Comment on the Deterrence Lecture Question: “To what extent is the deterrence of mass atrocities an attainable goal of the ICC?”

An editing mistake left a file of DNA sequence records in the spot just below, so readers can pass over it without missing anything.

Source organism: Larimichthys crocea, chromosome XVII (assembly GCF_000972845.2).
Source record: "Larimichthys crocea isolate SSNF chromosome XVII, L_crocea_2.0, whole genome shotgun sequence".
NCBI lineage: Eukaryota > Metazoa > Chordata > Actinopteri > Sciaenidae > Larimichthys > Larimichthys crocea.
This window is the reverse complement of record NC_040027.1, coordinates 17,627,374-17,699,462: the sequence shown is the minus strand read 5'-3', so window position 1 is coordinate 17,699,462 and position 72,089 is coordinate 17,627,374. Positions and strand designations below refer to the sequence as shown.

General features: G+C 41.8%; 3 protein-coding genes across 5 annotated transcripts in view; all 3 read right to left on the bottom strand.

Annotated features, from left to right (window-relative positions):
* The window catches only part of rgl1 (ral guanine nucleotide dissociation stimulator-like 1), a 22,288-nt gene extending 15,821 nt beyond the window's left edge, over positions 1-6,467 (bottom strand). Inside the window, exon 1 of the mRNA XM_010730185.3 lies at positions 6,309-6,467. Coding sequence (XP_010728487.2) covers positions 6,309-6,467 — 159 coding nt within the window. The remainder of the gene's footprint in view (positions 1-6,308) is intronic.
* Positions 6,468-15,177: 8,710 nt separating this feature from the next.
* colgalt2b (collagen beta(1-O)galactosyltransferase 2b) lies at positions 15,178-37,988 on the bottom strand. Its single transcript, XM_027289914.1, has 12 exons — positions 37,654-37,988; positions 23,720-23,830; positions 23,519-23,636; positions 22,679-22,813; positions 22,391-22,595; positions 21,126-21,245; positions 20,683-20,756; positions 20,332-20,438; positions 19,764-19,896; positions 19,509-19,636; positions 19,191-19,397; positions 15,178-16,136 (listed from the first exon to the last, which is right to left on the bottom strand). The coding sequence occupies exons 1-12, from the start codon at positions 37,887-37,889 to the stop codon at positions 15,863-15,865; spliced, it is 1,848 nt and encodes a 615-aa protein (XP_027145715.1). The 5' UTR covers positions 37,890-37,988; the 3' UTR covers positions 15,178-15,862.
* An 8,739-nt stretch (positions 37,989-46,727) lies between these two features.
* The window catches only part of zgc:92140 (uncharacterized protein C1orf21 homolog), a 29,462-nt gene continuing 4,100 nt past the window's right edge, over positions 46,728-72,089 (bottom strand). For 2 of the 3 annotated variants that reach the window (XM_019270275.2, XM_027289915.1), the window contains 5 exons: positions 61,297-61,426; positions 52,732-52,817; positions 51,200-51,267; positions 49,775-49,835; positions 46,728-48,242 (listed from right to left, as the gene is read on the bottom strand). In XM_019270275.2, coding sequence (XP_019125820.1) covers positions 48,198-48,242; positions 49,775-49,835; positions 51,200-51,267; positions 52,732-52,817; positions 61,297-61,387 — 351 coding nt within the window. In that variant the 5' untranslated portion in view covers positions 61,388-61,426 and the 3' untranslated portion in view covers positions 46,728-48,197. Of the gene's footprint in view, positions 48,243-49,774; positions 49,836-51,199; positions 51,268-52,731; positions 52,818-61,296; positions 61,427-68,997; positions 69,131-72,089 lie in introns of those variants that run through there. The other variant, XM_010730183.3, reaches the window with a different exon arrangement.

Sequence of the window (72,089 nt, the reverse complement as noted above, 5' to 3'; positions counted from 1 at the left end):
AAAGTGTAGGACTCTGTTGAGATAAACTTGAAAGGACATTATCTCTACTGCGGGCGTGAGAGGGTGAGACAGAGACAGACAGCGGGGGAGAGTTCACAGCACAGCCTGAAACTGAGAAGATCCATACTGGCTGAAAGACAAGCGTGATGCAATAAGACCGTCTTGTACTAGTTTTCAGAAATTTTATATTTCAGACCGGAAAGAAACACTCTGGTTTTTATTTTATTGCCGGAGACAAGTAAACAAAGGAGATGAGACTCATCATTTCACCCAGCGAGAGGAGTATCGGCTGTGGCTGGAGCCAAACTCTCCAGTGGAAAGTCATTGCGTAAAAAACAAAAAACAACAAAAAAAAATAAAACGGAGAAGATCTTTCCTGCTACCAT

I think it unreasonable to put too much stock into the decision calculus that someone is faced with before deciding to commit heinous crimes. Most of the time other factors are going to outweigh the fear of a response from the ICC, especially given that there has only been 1 conviction in 10 years. These factors include the typical reasons for carrying out genocide and mass rape -- political considerations, tribal and ethnic tension, etc. So deterrence before any act has been committed seems unlikely. The second possibility for deterrence occurs after a leader has already carried out atrocious crimes and is faced with the decision of continuing or standing down. Here I also agree with Fearon. The calculus of incentives seems to motivate killing until a breaking point after which a leader can negotiate for a more desirable outcome -- that is going to the ICC -- which will take many years and could result in an acquittal. This option for deterrence also seems unlikely. One final point is the assumption that such leaders and offenders act rationally. This was a huge topic when trying to understand Saddam Hussein's reactions to the international community re: his nuclear arsenal so it is important to note that many of these offenders are in extreme situations and may not be rational to begin with.
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